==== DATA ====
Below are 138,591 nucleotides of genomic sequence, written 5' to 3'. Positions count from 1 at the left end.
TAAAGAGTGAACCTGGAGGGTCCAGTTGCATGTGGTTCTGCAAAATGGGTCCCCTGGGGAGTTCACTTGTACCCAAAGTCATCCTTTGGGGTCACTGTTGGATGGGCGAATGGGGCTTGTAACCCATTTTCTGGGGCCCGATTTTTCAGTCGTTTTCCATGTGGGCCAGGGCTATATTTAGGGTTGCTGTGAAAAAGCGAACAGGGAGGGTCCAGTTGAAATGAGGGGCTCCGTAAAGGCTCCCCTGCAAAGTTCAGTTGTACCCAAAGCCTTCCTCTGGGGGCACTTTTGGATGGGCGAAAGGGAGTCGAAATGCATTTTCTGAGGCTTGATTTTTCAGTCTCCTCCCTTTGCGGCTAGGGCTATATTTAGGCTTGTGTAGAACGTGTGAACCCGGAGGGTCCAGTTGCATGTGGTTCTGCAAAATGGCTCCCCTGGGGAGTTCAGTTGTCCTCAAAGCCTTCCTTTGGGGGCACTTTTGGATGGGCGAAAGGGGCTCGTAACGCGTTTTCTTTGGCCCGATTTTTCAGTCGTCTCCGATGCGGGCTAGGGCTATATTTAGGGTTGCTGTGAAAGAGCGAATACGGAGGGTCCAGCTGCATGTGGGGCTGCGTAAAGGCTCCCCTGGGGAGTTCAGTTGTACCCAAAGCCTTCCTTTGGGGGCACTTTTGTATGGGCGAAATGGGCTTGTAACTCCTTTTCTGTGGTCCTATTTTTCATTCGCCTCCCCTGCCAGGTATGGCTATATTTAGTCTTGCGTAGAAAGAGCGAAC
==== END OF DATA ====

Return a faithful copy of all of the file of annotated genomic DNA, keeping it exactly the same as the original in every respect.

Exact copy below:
Below are 138,591 nucleotides of genomic sequence, written 5' to 3'. Positions count from 1 at the left end.
TAAAGAGTGAACCTGGAGGGTCCAGTTGCATGTGGTTCTGCAAAATGGGTCCCCTGGGGAGTTCACTTGTACCCAAAGTCATCCTTTGGGGTCACTGTTGGATGGGCGAATGGGGCTTGTAACCCATTTTCTGGGGCCCGATTTTTCAGTCGTTTTCCATGTGGGCCAGGGCTATATTTAGGGTTGCTGTGAAAAAGCGAACAGGGAGGGTCCAGTTGAAATGAGGGGCTCCGTAAAGGCTCCCCTGCAAAGTTCAGTTGTACCCAAAGCCTTCCTCTGGGGGCACTTTTGGATGGGCGAAAGGGAGTCGAAATGCATTTTCTGAGGCTTGATTTTTCAGTCTCCTCCCTTTGCGGCTAGGGCTATATTTAGGCTTGTGTAGAACGTGTGAACCCGGAGGGTCCAGTTGCATGTGGTTCTGCAAAATGGCTCCCCTGGGGAGTTCAGTTGTCCTCAAAGCCTTCCTTTGGGGGCACTTTTGGATGGGCGAAAGGGGCTCGTAACGCGTTTTCTTTGGCCCGATTTTTCAGTCGTCTCCGATGCGGGCTAGGGCTATATTTAGGGTTGCTGTGAAAGAGCGAATACGGAGGGTCCAGCTGCATGTGGGGCTGCGTAAAGGCTCCCCTGGGGAGTTCAGTTGTACCCAAAGCCTTCCTTTGGGGGCACTTTTGTATGGGCGAAATGGGCTTGTAACTCCTTTTCTGTGGTCCTATTTTTCATTCGCCTCCCCTGCCAGGTATGGCTATATTTAGTCTTGCGTAGAAAGAGCGAAC